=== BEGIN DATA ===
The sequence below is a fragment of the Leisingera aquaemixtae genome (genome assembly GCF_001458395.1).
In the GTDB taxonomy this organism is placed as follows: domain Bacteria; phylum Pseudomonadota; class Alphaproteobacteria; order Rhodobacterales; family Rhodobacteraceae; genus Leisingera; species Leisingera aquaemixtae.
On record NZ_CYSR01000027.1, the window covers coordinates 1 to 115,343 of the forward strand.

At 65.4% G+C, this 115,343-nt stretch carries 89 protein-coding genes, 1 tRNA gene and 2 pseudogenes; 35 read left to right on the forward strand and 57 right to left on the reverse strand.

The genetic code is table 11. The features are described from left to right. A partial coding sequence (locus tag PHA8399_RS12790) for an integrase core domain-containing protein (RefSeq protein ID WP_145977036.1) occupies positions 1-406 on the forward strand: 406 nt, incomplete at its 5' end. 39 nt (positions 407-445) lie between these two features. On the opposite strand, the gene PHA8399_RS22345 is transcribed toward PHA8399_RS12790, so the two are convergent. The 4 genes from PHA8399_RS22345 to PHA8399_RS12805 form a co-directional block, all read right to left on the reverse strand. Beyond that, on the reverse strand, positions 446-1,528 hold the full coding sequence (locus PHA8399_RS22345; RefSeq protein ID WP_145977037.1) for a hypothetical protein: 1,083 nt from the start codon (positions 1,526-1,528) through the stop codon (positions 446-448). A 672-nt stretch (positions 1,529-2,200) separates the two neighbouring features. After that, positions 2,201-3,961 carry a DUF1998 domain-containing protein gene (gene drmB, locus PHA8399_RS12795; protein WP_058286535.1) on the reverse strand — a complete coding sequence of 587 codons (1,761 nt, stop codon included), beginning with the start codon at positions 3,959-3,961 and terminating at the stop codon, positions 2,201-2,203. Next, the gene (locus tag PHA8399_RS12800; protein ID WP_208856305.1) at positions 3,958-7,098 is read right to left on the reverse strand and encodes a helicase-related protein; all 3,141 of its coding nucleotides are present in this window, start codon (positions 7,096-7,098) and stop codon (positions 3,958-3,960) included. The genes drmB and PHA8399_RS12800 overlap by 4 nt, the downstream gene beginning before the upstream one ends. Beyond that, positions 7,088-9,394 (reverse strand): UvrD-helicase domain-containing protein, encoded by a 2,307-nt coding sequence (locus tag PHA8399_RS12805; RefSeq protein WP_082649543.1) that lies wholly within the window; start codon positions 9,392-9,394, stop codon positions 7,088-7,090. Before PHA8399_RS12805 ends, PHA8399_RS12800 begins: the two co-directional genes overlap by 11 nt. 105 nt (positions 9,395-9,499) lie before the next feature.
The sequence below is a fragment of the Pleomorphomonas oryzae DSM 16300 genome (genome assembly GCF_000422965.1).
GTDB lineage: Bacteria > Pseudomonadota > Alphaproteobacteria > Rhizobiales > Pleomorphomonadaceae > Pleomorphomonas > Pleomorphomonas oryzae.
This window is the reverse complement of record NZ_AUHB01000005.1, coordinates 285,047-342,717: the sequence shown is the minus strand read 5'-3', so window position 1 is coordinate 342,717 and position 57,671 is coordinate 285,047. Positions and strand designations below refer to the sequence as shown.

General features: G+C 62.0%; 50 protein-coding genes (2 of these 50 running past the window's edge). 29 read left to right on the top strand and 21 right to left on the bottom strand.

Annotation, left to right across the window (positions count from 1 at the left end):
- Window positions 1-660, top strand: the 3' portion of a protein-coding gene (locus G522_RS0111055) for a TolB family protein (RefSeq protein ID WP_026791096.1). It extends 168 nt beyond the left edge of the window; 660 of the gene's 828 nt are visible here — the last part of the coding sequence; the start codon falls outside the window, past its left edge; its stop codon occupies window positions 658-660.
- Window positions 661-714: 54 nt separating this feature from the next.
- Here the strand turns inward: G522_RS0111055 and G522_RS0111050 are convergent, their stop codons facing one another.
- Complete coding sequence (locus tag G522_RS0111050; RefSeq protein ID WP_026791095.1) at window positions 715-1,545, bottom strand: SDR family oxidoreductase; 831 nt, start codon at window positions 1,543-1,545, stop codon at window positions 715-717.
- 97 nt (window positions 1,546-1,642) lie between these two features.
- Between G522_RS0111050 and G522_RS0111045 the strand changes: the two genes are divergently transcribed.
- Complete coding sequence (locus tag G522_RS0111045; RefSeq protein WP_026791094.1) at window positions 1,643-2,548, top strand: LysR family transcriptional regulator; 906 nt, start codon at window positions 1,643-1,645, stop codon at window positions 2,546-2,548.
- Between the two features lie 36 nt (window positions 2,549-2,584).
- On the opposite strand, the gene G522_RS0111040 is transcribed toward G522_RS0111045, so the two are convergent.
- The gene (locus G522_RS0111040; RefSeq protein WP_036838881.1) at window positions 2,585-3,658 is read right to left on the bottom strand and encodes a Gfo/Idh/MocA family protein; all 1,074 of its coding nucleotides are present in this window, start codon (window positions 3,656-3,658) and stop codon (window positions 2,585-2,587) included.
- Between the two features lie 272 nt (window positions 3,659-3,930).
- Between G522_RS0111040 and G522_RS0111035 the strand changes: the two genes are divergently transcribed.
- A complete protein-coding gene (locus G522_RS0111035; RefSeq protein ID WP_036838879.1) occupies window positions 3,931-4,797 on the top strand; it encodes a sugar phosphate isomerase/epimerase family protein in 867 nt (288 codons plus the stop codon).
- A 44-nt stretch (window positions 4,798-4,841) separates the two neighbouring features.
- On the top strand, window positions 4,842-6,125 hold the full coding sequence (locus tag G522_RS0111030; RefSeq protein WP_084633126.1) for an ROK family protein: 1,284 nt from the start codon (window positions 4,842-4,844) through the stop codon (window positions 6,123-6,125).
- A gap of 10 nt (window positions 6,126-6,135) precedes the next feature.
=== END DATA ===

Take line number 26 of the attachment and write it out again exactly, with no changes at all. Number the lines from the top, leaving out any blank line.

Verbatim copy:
- A gap of 10 nt (window positions 6,126-6,135) precedes the next feature.